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Indy Q&A: Everi CEO sees opportunity through slot machine and cashless gaming deals

Howard Stutz
Howard Stutz
EconomyGaming
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Three years after joining financial technology company Global Cash Access, Randy Taylor saw his role expand in 2014 when the payment processing provider acquired slot machine developer Multimedia Games in a $1.2 billion deal.

Taylor, who had been Global Cash’s controller, moved into the chief financial officer’s position as the merged companies rebranded into Everi Holdings.

It wasn’t the first transition for Taylor, nor his last.

In April, Taylor took over as CEO of Everi following the retirement of Mike Rumbolz, who became the Las Vegas-based company’s executive chairman.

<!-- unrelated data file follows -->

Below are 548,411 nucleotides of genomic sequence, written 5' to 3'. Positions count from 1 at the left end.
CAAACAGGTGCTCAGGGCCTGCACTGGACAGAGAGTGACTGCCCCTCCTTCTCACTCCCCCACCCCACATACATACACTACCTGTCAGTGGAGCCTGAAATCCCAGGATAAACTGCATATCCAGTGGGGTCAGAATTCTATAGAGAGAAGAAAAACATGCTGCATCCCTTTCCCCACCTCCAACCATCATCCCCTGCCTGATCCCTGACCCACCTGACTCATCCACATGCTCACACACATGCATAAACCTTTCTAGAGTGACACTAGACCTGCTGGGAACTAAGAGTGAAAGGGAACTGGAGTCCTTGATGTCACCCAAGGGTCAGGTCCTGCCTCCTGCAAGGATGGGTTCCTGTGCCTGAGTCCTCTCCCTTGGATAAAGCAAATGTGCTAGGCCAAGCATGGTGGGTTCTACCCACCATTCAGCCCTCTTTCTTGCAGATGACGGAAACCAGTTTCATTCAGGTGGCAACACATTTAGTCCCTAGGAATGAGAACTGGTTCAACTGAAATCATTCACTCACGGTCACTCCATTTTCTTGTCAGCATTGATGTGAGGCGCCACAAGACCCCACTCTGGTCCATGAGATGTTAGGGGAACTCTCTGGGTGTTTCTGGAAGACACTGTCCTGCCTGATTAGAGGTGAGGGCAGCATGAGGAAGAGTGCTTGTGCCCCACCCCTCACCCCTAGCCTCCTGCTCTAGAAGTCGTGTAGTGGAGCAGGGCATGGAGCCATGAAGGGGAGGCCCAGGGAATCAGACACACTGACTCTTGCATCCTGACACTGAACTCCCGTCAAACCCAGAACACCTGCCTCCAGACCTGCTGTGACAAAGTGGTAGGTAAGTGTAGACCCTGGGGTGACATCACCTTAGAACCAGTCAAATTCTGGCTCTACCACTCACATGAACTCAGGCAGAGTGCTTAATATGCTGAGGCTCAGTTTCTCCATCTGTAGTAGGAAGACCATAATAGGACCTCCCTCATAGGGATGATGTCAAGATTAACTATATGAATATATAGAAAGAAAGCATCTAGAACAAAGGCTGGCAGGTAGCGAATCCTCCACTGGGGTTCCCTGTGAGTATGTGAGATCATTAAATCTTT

In many ways, Rumbolz prepared Taylor for overseeing a company that is somewhat of an industry hybrid – one of the leading providers of cashless gaming technology, but also a slot machine manufacturer that is expanding its footprint inside casinos nationwide.

“On the FinTech [financial technology] side, we’re one of the bigger players,” Taylor said. “On the games side, we’re a smaller player. But if we can get to 15 percent [of the market], that’s big growth for us and that’s where we are headed.”

In the third quarter that ended Sept. 30, Everi had more than 17,700 slot machines in commercial and tribal casinos, an increase of more than 1,300 games from the 2021 third quarter. Meanwhile, Everi’s mobile wallet, which facilitates cashless transactions, was either being used or being readied for deployment through seven casino companies operating at 38 properties in 14 states.

During the company’s quarterly conference call with analysts, Taylor said Everi launched its mobile wallet at the Sky River Casino near Sacramento, California in partnership with Boyd Gaming, which operates the casino for the Wilton Rancheria Tribe. He said Everi’s games make up 15 percent of the newly opened casino’s slot machine floor.

Taylor, a Las Vegas native, held financial positions with casino operators Showboat and Aladdin, and gaming equipment provider Bally Technologies – all of which have merged into other companies.